27. Moe Greene Posted: March 29, 2013 at 03:39 PM (#4399283)
I think Jack Keefe will be the first openly gay active player.
   28. Gonfalon Bubble Posted: March 29, 2013 at 03:48 PM (#4399286)
Jackie Robinson is dead, but he was still the first (post-color line) black player, no?

But was he openly black?

Even in his mid-60s, I guess Peter Noone is in pretty decent shape.

She's... a.... muscular boy.
   29. Walt Davis Posted: March 29, 2013 at 10:20 PM (#4399529)
Calcaterra has speculated that the first openly gay player could be someone in a position similar to Bryce Harper's a couple of years ago -- a young kid, who has grown up in a more tolerant era and doesn't even see what the fuss is all about, and who is a mega-prospect whom teams will be dying to draft either way. I thought that was an interesting theory.

I'm surprised we aren't seeing more openly gay high school and college athletes. Would anybody really bat an eye if a top college baseball player was openly gay? Would teams really not draft that player?

Now, what's the reaction if Danica Patrick comes out as gay?
   30. Jack Carter, calling Beleaguered Castle Posted: March 29, 2013 at 10:27 PM (#4399533)
With all the talk about endorsement opportunities and fame accruing, where's the one guy who does it because it's the right thing to do, and not just to cash in? What a view of human nature upthread...

I'm with Answer Guy in 12. It's effing weird that no active player has come out. On the other hand, fag jokes in locker rooms were ubiquitous not long ago.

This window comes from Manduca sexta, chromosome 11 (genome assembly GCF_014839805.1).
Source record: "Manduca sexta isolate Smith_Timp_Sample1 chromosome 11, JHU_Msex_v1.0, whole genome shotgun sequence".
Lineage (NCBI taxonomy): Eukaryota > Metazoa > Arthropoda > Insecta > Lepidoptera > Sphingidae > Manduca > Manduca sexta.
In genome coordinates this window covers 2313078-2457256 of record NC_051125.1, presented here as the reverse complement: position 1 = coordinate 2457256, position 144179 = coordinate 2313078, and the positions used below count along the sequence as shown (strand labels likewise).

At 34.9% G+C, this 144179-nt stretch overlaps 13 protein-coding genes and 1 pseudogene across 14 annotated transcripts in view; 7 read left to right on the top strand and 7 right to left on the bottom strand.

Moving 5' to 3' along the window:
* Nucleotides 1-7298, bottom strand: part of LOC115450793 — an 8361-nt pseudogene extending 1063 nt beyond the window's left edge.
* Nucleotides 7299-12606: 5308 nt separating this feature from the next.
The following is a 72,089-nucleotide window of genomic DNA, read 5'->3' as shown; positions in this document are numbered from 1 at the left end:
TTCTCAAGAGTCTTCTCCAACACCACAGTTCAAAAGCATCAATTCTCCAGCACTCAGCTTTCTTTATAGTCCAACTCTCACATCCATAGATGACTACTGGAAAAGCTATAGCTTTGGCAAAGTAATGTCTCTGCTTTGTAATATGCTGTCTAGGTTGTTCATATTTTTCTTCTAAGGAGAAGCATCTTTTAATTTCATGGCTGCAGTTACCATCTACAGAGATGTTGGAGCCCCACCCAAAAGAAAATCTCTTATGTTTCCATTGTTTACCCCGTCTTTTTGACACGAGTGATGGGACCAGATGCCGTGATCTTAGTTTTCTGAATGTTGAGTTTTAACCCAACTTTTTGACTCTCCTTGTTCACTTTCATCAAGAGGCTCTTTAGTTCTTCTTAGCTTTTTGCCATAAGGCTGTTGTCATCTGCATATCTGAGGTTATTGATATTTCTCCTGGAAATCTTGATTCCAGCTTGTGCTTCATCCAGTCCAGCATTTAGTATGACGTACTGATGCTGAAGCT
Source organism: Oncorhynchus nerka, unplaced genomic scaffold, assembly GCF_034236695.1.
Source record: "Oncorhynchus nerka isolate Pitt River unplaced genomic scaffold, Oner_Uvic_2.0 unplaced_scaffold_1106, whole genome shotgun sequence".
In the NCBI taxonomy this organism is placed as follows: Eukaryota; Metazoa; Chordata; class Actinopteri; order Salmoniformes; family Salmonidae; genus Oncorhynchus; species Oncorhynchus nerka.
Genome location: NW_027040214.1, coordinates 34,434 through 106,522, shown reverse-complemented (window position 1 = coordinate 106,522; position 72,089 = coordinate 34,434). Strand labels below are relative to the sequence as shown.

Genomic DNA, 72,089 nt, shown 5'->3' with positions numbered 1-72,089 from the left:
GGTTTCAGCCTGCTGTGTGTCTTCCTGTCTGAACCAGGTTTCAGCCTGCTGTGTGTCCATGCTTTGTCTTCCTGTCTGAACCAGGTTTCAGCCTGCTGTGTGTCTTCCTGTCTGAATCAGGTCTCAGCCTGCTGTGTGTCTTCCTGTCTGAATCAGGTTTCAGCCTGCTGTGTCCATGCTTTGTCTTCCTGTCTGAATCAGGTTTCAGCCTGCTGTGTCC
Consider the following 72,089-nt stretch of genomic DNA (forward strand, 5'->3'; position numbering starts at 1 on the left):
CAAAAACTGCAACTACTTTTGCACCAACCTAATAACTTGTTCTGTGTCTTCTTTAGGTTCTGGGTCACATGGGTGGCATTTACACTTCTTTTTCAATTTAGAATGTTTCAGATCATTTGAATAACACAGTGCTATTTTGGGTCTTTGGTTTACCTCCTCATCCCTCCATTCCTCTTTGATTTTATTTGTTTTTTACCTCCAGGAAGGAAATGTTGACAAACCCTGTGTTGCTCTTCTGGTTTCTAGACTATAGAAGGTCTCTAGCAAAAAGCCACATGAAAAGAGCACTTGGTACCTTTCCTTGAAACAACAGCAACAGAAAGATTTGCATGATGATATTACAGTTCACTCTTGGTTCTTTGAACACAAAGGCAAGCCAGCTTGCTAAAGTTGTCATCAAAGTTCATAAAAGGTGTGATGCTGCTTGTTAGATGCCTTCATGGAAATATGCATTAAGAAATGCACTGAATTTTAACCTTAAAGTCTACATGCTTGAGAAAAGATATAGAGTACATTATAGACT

31. cardsfanboy Posted: March 29, 2013 at 10:28 PM (#4399534)
I'm surprised we aren't seeing more openly gay high school and college athletes. Would anybody really bat an eye if a top college baseball player was openly gay? Would teams really not draft that player?


Really? I can't imagine a high school athlete being openly gay and managing to handle the pressure all the way through to the professional ranks.

Now, what's the reaction if Danica Patrick comes out as gay?

disappointment...followed by legions of requests for the unedited Godaddy videos.
   32. SoSH U at work Posted: March 29, 2013 at 10:37 PM (#4399537)
With all the talk about endorsement opportunities and fame accruing, where's the one guy who does it because it's the right thing to do, and not just to cash in? What a view of human nature upthread...


I don't think anyone said (and I know I didn't) you come out because of the endorsement opportunities, just that they will likely be available to the first person who does. But you never know about that Answer Guy - he's probably like one of them flip-flopping Democrats who are suddenly pro-gay because it's fashionable. (-: